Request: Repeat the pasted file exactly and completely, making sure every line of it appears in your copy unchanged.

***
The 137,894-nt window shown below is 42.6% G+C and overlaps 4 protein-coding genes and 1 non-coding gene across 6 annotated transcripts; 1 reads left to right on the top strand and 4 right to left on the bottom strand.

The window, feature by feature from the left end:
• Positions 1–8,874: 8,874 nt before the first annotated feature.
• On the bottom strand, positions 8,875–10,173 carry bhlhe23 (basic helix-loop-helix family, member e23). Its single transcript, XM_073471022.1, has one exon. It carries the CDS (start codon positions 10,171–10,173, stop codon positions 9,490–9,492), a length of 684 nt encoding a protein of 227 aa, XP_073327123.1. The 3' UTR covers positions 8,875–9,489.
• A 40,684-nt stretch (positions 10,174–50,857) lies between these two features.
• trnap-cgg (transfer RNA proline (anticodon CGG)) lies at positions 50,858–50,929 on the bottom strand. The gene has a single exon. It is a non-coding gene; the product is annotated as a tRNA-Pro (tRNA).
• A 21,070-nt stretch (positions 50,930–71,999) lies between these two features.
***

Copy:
The 137,894-nt window shown below is 42.6% G+C and overlaps 4 protein-coding genes and 1 non-coding gene across 6 annotated transcripts; 1 reads left to right on the top strand and 4 right to left on the bottom strand.

The window, feature by feature from the left end:
• Positions 1–8,874: 8,874 nt before the first annotated feature.
• On the bottom strand, positions 8,875–10,173 carry bhlhe23 (basic helix-loop-helix family, member e23). Its single transcript, XM_073471022.1, has one exon. It carries the CDS (start codon positions 10,171–10,173, stop codon positions 9,490–9,492), a length of 684 nt encoding a protein of 227 aa, XP_073327123.1. The 3' UTR covers positions 8,875–9,489.
• A 40,684-nt stretch (positions 10,174–50,857) lies between these two features.
• trnap-cgg (transfer RNA proline (anticodon CGG)) lies at positions 50,858–50,929 on the bottom strand. The gene has a single exon. It is a non-coding gene; the product is annotated as a tRNA-Pro (tRNA).
• A 21,070-nt stretch (positions 50,930–71,999) lies between these two features.